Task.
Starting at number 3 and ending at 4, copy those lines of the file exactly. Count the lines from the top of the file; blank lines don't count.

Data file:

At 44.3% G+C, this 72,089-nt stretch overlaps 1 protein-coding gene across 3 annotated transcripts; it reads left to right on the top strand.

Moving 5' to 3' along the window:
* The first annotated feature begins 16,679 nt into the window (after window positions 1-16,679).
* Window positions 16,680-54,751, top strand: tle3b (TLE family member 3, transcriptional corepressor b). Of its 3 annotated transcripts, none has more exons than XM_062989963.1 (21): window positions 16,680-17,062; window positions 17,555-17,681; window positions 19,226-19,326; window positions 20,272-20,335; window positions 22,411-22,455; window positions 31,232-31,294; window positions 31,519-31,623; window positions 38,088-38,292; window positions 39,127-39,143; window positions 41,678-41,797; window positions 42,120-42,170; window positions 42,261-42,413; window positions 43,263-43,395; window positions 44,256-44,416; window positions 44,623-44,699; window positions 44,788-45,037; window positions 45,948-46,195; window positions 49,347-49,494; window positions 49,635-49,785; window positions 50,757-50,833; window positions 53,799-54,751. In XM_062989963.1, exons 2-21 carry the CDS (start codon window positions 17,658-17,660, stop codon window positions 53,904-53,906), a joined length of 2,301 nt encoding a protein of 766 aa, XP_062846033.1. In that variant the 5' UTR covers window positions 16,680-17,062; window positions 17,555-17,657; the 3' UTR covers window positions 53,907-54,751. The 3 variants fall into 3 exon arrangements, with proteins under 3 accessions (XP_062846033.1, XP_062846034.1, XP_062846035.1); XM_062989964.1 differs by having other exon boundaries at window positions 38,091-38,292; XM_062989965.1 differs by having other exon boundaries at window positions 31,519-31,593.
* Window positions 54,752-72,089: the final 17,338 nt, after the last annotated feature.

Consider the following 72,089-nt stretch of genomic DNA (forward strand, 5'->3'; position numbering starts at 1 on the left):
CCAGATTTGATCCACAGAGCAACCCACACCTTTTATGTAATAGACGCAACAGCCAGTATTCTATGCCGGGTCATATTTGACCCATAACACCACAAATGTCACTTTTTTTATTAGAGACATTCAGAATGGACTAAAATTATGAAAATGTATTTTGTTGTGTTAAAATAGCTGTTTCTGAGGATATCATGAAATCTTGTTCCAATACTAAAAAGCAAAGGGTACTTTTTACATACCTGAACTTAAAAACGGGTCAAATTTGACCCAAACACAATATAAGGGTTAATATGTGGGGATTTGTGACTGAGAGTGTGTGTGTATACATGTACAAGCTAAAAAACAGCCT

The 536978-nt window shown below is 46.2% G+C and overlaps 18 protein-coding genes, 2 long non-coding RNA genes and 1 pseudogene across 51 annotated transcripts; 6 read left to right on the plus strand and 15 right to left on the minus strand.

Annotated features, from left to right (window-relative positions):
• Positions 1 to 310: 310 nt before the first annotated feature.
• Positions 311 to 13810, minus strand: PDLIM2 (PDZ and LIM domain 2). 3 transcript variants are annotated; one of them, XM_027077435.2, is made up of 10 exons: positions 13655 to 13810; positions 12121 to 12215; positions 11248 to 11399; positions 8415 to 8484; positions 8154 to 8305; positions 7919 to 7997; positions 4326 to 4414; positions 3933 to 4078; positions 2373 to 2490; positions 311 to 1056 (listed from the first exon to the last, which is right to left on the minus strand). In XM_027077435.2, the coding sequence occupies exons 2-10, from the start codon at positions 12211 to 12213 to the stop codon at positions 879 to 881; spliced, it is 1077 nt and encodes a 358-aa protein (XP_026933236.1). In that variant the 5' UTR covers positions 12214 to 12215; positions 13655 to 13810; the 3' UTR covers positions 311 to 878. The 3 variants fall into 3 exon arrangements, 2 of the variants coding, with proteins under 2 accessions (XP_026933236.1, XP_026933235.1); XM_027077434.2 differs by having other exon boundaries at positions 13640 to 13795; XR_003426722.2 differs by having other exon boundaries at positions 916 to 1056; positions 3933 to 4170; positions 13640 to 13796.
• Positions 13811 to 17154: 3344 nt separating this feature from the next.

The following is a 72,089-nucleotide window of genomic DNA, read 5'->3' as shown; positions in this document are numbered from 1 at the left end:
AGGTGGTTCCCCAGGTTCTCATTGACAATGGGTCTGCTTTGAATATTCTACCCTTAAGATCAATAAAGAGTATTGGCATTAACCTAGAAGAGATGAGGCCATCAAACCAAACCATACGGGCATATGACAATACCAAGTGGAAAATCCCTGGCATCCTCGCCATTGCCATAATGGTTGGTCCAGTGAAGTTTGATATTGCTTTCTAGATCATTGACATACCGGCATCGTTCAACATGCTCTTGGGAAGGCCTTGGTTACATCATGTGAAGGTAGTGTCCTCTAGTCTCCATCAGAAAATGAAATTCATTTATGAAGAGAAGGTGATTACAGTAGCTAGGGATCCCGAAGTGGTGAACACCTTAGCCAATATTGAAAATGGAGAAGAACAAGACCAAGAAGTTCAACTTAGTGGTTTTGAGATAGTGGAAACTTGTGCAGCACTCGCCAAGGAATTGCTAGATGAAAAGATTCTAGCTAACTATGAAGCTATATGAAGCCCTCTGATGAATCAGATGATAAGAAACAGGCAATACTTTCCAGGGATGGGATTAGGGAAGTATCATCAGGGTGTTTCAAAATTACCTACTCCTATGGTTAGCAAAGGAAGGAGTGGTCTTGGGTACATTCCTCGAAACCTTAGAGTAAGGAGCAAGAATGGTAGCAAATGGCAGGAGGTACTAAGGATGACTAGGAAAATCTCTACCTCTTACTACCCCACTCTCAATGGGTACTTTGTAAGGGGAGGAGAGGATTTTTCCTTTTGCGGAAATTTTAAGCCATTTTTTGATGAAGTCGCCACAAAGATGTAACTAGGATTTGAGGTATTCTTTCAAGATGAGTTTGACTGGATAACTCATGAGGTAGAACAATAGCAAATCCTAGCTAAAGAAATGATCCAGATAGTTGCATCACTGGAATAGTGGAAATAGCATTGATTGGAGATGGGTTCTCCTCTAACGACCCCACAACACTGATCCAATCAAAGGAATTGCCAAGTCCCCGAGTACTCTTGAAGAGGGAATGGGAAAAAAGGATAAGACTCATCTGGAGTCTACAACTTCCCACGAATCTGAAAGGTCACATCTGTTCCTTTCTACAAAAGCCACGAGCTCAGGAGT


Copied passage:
* The first annotated feature begins 16,679 nt into the window (after window positions 1-16,679).
* Window positions 16,680-54,751, top strand: tle3b (TLE family member 3, transcriptional corepressor b). Of its 3 annotated transcripts, none has more exons than XM_062989963.1 (21): window positions 16,680-17,062; window positions 17,555-17,681; window positions 19,226-19,326; window positions 20,272-20,335; window positions 22,411-22,455; window positions 31,232-31,294; window positions 31,519-31,623; window positions 38,088-38,292; window positions 39,127-39,143; window positions 41,678-41,797; window positions 42,120-42,170; window positions 42,261-42,413; window positions 43,263-43,395; window positions 44,256-44,416; window positions 44,623-44,699; window positions 44,788-45,037; window positions 45,948-46,195; window positions 49,347-49,494; window positions 49,635-49,785; window positions 50,757-50,833; window positions 53,799-54,751. In XM_062989963.1, exons 2-21 carry the CDS (start codon window positions 17,658-17,660, stop codon window positions 53,904-53,906), a joined length of 2,301 nt encoding a protein of 766 aa, XP_062846033.1. In that variant the 5' UTR covers window positions 16,680-17,062; window positions 17,555-17,657; the 3' UTR covers window positions 53,907-54,751. The 3 variants fall into 3 exon arrangements, with proteins under 3 accessions (XP_062846033.1, XP_062846034.1, XP_062846035.1); XM_062989964.1 differs by having other exon boundaries at window positions 38,091-38,292; XM_062989965.1 differs by having other exon boundaries at window positions 31,519-31,593.